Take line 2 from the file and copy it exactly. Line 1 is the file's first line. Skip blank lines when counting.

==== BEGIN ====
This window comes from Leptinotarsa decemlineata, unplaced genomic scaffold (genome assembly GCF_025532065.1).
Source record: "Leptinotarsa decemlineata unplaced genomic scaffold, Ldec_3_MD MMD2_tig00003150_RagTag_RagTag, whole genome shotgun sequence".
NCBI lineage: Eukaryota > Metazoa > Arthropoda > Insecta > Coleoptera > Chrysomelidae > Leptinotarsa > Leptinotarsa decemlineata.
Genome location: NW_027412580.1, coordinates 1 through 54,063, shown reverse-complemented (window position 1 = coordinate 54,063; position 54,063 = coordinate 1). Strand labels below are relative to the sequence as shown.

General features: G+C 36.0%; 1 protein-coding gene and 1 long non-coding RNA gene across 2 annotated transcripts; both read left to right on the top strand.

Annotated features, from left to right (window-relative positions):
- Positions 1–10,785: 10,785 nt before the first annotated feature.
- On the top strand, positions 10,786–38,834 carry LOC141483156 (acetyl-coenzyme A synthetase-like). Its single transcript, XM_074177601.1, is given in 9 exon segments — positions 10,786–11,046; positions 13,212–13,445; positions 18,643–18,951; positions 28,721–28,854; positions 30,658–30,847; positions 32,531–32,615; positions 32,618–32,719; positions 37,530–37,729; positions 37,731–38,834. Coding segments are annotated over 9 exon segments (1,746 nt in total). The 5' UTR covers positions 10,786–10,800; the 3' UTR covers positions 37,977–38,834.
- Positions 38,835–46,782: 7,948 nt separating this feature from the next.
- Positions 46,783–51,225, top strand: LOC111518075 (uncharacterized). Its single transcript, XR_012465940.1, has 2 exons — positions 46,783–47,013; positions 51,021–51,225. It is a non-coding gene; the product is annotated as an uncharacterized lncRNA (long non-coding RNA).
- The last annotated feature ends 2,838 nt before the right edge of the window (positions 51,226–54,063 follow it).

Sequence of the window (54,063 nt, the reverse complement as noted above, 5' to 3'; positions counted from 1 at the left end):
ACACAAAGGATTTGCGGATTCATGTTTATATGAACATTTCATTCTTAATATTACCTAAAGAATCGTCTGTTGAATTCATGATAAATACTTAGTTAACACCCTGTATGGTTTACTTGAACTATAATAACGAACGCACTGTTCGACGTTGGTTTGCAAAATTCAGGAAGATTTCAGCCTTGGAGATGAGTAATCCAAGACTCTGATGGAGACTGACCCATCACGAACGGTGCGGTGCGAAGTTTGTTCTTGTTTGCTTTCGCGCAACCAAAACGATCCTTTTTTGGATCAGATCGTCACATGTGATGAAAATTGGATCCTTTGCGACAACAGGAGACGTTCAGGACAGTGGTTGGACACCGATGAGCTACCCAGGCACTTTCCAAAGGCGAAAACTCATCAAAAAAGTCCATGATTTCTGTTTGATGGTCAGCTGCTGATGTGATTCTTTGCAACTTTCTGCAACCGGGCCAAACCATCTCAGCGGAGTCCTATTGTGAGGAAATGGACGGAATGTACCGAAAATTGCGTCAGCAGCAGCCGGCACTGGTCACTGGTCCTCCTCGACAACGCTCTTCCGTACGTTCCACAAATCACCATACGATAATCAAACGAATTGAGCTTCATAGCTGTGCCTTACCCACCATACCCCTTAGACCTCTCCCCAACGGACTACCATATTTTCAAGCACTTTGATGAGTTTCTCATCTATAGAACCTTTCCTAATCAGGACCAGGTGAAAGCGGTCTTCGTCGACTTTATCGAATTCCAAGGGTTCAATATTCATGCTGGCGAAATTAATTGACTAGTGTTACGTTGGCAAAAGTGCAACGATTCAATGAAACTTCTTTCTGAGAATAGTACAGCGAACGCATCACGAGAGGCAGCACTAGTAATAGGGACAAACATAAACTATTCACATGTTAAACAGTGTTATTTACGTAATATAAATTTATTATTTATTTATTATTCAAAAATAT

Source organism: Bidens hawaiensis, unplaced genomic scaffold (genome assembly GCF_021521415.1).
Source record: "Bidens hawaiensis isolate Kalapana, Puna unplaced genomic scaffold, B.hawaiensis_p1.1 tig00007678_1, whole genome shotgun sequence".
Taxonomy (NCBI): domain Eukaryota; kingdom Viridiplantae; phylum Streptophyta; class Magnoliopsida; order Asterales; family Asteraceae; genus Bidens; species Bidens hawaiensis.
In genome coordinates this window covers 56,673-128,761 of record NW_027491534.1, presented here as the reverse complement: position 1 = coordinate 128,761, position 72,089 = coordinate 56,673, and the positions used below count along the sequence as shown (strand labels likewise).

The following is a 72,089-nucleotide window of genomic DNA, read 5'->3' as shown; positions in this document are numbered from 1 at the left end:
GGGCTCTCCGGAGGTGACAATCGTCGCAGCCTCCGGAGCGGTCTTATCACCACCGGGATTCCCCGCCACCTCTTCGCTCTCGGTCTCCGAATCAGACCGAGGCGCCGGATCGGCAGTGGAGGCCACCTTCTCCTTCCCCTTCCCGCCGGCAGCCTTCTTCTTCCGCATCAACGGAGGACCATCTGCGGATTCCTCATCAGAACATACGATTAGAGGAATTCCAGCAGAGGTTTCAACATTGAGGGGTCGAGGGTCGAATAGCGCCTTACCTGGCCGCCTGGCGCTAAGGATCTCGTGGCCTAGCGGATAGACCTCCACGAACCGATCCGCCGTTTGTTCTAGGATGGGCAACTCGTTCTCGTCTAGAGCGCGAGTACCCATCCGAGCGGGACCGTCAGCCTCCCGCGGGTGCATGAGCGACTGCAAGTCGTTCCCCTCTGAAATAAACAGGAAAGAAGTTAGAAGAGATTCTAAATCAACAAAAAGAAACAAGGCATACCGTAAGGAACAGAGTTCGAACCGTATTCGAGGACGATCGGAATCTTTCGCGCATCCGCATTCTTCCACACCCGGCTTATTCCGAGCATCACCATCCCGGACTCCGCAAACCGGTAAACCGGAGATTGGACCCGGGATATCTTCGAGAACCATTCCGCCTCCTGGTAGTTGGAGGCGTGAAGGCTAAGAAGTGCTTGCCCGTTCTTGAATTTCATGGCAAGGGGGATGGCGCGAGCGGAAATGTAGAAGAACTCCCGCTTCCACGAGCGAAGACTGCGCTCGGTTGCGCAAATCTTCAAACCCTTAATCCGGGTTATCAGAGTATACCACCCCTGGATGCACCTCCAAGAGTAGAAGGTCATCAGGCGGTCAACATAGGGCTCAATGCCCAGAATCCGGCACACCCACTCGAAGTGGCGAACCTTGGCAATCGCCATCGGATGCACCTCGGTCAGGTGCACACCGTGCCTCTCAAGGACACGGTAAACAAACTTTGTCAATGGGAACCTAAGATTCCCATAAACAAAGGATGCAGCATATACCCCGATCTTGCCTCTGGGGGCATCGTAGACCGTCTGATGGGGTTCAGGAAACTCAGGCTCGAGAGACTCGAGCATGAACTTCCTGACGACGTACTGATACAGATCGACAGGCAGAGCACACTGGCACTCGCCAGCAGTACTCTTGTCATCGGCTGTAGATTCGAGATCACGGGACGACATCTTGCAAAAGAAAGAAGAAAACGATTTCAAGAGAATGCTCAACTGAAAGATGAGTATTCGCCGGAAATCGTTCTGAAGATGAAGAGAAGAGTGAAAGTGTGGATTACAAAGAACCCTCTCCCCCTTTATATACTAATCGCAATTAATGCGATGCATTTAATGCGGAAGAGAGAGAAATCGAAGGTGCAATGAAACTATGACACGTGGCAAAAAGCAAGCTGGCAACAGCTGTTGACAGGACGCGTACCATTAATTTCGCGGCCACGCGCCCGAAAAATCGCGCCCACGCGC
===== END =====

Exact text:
Source record: "Leptinotarsa decemlineata unplaced genomic scaffold, Ldec_3_MD MMD2_tig00003150_RagTag_RagTag, whole genome shotgun sequence".